Peter and Chris observed NGC6633 – an open cluster in the Galactic plane — on 26th June 2012. The aim was to calibrate the zero points and colour dependencies of all the filters.
Coordinates are RA = 18h 37m and DEC = +06 34 (J2000) — which goes more or less overhead. We observed very close to the zenith, so the airmass was very close to 1.0.
Image above shows the FOV for the IRCUT filter (which is very similar to V). About 80 well measured stars are identified in the cluster and marked with blue circles.
We got great images for all 5 filters (first time we got all 5!).
Johnson V and B data were obtained from WEBDA:
Exposure times were:
V 25 sec
B 34 sec
VE1 12 sec
VE2 32 sec
IRCUT 12 sec
Counts were measured in the ~ 70 identified stars in a 2.5 pixel aperture (i.e. 7*2.5 = 20 arcsec radius aperture).
Transformations to V, B, VE1, VE2 and IRCUT were derived from ~ 70 stars, where the instrumental magnitudes for each filter are of the form:
Vinst = -2.5*log10(Vcounts/exptime)
Binst = -2.5*log10(Bcounts/exptime) etc…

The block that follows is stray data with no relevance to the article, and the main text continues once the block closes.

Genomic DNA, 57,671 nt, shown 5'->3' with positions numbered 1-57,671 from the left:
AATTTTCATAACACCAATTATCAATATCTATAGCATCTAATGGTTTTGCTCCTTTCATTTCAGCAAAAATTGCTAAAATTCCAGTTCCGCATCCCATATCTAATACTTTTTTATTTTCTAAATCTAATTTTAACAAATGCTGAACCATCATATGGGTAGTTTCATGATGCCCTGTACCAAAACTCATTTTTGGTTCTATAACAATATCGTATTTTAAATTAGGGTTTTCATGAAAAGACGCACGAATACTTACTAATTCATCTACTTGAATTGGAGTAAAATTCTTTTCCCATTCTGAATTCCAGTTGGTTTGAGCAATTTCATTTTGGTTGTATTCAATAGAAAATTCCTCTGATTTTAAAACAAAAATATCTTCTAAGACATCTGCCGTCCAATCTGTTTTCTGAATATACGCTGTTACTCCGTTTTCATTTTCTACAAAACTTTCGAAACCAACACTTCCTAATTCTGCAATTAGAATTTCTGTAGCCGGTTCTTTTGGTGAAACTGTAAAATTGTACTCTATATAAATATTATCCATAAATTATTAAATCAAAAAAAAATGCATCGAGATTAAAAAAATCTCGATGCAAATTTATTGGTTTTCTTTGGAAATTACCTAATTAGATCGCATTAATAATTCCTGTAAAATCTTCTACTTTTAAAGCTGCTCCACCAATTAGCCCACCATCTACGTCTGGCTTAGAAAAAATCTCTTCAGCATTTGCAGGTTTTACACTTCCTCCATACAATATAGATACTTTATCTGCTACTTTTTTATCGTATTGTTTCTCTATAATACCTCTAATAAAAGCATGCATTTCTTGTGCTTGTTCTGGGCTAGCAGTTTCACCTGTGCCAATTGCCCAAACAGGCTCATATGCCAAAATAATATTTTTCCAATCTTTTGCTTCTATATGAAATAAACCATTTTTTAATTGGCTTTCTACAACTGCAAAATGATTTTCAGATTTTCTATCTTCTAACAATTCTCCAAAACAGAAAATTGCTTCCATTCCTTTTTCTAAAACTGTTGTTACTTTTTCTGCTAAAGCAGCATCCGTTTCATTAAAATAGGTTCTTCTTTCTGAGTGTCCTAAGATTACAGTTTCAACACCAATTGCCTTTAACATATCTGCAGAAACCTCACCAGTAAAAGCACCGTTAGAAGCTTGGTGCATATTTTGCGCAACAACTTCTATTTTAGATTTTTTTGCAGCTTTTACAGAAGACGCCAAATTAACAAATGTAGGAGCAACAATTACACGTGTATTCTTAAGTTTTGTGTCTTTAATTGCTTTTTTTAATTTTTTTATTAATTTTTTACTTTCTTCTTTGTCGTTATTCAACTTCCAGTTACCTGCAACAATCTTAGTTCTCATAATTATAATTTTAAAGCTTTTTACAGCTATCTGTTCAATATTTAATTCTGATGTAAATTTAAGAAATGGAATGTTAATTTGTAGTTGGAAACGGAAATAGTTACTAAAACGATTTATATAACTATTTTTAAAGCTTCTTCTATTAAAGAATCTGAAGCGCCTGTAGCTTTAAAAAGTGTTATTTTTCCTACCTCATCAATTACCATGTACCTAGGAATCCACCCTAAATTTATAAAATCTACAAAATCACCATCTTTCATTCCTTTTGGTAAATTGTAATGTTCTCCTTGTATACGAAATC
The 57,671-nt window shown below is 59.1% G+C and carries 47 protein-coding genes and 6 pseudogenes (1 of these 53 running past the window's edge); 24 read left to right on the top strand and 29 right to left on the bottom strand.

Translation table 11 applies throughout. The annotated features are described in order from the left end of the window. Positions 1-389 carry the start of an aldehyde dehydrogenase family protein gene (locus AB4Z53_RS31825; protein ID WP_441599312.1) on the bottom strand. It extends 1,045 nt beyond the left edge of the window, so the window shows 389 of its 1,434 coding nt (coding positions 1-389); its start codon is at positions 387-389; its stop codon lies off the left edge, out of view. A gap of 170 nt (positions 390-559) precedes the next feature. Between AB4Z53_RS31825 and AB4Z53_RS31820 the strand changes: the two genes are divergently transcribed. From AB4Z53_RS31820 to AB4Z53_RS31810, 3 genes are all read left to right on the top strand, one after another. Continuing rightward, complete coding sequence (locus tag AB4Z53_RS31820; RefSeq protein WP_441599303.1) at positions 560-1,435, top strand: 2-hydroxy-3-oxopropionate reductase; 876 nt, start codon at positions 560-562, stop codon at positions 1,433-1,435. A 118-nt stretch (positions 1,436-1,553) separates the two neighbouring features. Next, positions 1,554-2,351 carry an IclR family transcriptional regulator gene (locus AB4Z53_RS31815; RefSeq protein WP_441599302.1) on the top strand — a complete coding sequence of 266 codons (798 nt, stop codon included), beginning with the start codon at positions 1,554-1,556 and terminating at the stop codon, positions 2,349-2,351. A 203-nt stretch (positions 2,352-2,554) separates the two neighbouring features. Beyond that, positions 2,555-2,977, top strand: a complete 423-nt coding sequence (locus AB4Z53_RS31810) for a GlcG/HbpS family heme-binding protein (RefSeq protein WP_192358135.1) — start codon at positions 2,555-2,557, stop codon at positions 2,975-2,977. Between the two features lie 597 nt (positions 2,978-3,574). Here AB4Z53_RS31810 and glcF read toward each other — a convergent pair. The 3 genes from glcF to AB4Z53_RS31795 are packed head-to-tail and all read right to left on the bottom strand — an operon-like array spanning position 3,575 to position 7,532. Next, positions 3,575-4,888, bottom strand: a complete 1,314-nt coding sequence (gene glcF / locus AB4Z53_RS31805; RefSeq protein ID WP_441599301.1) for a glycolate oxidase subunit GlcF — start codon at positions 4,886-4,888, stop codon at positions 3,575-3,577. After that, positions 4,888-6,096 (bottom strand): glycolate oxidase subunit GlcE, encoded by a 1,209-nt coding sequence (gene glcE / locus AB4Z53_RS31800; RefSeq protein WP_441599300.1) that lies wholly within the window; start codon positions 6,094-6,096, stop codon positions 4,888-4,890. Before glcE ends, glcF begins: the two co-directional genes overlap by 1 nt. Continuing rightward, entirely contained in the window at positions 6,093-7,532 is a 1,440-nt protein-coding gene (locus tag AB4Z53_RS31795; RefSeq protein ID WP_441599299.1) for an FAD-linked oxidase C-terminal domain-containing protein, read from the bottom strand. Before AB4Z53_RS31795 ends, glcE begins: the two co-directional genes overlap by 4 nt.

V = Vinst + 15.07 – 0.05*(B-V)
B = Binst + 14.75 + 0.21*(B-V)
VE1 = VE1inst + 16.30 + 0.18*(B-V)
VE2 = VE2inst + 13.88 + 1.09*(B-V)
IRCUT = IRCUTinst + 16.43 + 0.16*(B-V)
The scatter in the derived relations is
V 0.02 mag
B 0.05 mag
VE1 0.04 mag
VE2 0.06 mag
IRCUT 0.06 mag
The transformed data for the stars are shown in this plot:
The V and IRCUT filters both transform to Johnson V, and the B filter transforms to
Johnson B, with relatively small colour terms (i.e. the dependency on (B-V) of the transformation).
Firstly we compare these relations to those derived at the last (only partially successful) attempt to calibrate the filters using M41.
The report on the M41 data is here:
The transformations from the two clusters are:
V = 15.15 + Vinst – 0.08*(B-V) : NGC6633
V = 15.07 + Vinst – 0.05*(B-V) : M41
B = 14.46 + Binst + 0.26*(B-V) : NGC6633
B = 14.75 + Binst + 0.21*(B-V) : M41
The colour terms are quite similar, but the zeropoints differ substantially, particularly for B. Since we were unsure about the quality of the M41 data, I think these these should be disregarded. We’ll do NGC663 a few more times over the next few weeks — it’s a very well placed cluster, and the stars are quite sparse — which is very good for us.
We need a set of images as the cluster goes to much higher airmass, so we can measure the extinction coefficients for each filter. I think we have at least some of these data already from 26th June 2012.
TO DO: apply these to lunar images to measure the colour of the brightside and earthshine light.
Did we ever revisit NGC6633 and do observations down to large airmass?
Very good work! Very strange with the B zero-point.Let’s do NGC6633 again!